Aug. 2 looms as the fifth and most important milestone in the “hard core” program, Dr. Roderick said.

“That’s the delivery date of the completed spacecraft, SC-1, to Cape Kennedy. And that’s Aug. 2 – not Aug. 4 or Aug. 5. These are vital days. Aug. 2 is the latest we can possibly deliver to use the last ‘window’ of 1965 that will permit us to land on the moon in daylight.”

Then, he listed the five key dates between the time of the meeting and shipment of spacecraft:

Dec. 17 – A Thursday – From upgrade to systems test (accomplished). This involved putting the first spacecraft into systems test.

March 23 – A Tuesday – Start of first mission sequence, sequence of events the spacecraft will meet on the way to the moon.

May 6 – A Thursday – Start of vibration tests, on the X-axis, part of the flight acceptance test.

June 23 – A Wednesday – Pumpdown starts for the solar thermal vacuum tests which simulate all the conditions, including radiation, the spacecraft is expected to encounter in transit to the moon.

Aug. 2 – A Monday – Shipment of spacecraft from El Segundo to Cape Kennedy.

“That gives us 160 working days from now,” Dr. Roderick said. “We are wholly committed and hope all of you are, to achieving this goal.”

Russians Ready

As if to stress the challenge to Hughesites, Mr. Hyland pointed out a sobering fact. Every time there has been a suitable window for a launch, the Russians have had a vehicle ready.

“It is our best hope that when the window takes place we will be able to fire. We know that the Russians will be able to.”

Vice President John H. Richardson, who conducted the “Surveyor Day” meeting, introduced Howard Haglund, head of the Surveyor program for JPL, then closed with these remarks:

“You have heard of the difficult job it has been to nail down these dates, to define the program in the detail we now have, of the shipping dates, and of the magnitude of the job ahead. These are sobering factors to consider. Much must be accomplished by all of us in the few months in front of us.”

Hughes Wins New Satellite Contract—Hughes News December 3, 1965.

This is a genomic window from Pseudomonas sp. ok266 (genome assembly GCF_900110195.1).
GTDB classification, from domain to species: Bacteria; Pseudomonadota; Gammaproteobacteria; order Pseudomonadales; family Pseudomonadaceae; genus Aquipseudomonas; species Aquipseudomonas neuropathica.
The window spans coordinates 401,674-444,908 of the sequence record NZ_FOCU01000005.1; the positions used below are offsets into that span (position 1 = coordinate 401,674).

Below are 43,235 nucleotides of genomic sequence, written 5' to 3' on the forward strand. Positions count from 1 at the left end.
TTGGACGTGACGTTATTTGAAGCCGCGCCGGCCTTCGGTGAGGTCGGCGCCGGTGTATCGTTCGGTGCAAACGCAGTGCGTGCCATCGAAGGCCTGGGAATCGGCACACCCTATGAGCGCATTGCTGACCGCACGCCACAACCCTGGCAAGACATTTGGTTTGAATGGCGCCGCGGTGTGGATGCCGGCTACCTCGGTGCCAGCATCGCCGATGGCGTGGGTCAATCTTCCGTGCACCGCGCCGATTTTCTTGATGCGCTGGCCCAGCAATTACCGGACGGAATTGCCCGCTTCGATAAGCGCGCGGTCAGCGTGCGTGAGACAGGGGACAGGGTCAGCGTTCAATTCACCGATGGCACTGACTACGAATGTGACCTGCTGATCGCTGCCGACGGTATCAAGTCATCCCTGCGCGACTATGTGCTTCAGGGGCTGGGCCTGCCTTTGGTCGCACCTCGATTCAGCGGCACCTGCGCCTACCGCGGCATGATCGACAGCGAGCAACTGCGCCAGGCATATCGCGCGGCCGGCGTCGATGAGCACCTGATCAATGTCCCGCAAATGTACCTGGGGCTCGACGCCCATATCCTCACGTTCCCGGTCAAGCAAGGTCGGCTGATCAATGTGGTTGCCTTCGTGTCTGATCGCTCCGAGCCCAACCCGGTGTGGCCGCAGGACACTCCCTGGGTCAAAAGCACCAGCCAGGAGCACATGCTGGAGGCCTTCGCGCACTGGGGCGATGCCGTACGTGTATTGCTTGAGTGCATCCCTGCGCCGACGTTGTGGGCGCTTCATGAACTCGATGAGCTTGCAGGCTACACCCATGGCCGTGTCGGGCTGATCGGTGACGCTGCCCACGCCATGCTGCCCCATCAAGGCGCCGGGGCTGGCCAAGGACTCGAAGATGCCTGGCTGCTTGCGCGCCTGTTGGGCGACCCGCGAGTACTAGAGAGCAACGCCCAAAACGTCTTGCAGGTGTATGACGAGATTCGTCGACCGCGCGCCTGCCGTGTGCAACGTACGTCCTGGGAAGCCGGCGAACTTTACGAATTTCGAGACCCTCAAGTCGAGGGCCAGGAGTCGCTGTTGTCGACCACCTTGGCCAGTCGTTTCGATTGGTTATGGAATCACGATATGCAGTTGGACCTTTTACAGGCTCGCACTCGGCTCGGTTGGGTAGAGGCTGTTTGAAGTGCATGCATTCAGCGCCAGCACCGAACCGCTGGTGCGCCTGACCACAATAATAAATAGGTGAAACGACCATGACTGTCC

Apollo, Public Applications

Plans for a two-ocean system of commercial communications satellites to link tow-thirds of the world by television and telephone and to aid in America’s attempt to land men on the moon moved ahead when the Communications Satellite Corporation (Comsat) awarded HAC an $11.7 million contract to build four 303A satellites.

The satellites function is to provide satellite communications for the first time in the Pacific area and provide instant voice contact between the Apollo moon astronauts, the Space Flight Center at Houston, Tex., and the various ground stations during Apollo’s earth-orbiting phase.

Bigger, More Powerful

John H. Richardson, senior vice president and Aerospace Group executive, said the new satellites will have three times the transmitter power of Early Bird, the world’s first commercial communications satellite, and will be twice its size (56 inches in diameter and 26 inches high.

Early Bird, also built for Comsat by Hughes, was launched fro Cape Kennedy last April and has been in commercial operation between the United States and Europe since June. Among notable news events televised through Early Bird to Europe were the U. S. visit of Pope Paul and the launching of Gemini V with astronauts Gordon Cooper and Charles Conrad.

The new satellites, unlike Early Bird whose squinted antenna concentrated its beam between western Europe and the U. S., will have broader antenna coverage over a wider global area and will be able to carry multiple conversations among several stations simultaneously.

Launch Next Summer